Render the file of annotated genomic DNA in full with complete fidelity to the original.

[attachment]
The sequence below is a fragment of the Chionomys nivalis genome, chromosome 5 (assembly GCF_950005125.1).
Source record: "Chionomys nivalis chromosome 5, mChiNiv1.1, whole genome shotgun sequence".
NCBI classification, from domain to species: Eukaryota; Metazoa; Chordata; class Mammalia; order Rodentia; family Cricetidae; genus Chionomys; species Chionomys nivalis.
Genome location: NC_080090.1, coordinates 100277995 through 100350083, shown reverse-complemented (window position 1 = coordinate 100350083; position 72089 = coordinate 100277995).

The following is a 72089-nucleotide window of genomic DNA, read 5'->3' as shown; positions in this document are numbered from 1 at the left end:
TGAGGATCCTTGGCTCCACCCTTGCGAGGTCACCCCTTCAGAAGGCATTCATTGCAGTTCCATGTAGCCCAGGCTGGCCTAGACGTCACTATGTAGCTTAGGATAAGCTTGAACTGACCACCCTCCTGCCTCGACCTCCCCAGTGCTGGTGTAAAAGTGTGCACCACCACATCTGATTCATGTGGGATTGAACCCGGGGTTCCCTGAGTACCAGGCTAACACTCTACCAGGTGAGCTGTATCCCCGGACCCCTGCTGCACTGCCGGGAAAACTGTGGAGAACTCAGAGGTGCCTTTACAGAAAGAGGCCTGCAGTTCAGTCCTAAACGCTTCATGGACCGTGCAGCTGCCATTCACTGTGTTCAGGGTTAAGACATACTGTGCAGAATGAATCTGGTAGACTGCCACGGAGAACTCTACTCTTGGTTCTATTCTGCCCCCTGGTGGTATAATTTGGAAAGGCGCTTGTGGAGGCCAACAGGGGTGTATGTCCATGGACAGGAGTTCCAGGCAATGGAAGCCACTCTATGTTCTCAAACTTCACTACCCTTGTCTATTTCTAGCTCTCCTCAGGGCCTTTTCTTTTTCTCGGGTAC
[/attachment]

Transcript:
The sequence below is a fragment of the Chionomys nivalis genome, chromosome 5 (assembly GCF_950005125.1).
Source record: "Chionomys nivalis chromosome 5, mChiNiv1.1, whole genome shotgun sequence".
NCBI classification, from domain to species: Eukaryota; Metazoa; Chordata; class Mammalia; order Rodentia; family Cricetidae; genus Chionomys; species Chionomys nivalis.
Genome location: NC_080090.1, coordinates 100277995 through 100350083, shown reverse-complemented (window position 1 = coordinate 100350083; position 72089 = coordinate 100277995).

The following is a 72089-nucleotide window of genomic DNA, read 5'->3' as shown; positions in this document are numbered from 1 at the left end:
TGAGGATCCTTGGCTCCACCCTTGCGAGGTCACCCCTTCAGAAGGCATTCATTGCAGTTCCATGTAGCCCAGGCTGGCCTAGACGTCACTATGTAGCTTAGGATAAGCTTGAACTGACCACCCTCCTGCCTCGACCTCCCCAGTGCTGGTGTAAAAGTGTGCACCACCACATCTGATTCATGTGGGATTGAACCCGGGGTTCCCTGAGTACCAGGCTAACACTCTACCAGGTGAGCTGTATCCCCGGACCCCTGCTGCACTGCCGGGAAAACTGTGGAGAACTCAGAGGTGCCTTTACAGAAAGAGGCCTGCAGTTCAGTCCTAAACGCTTCATGGACCGTGCAGCTGCCATTCACTGTGTTCAGGGTTAAGACATACTGTGCAGAATGAATCTGGTAGACTGCCACGGAGAACTCTACTCTTGGTTCTATTCTGCCCCCTGGTGGTATAATTTGGAAAGGCGCTTGTGGAGGCCAACAGGGGTGTATGTCCATGGACAGGAGTTCCAGGCAATGGAAGCCACTCTATGTTCTCAAACTTCACTACCCTTGTCTATTTCTAGCTCTCCTCAGGGCCTTTTCTTTTTCTCGGGTAC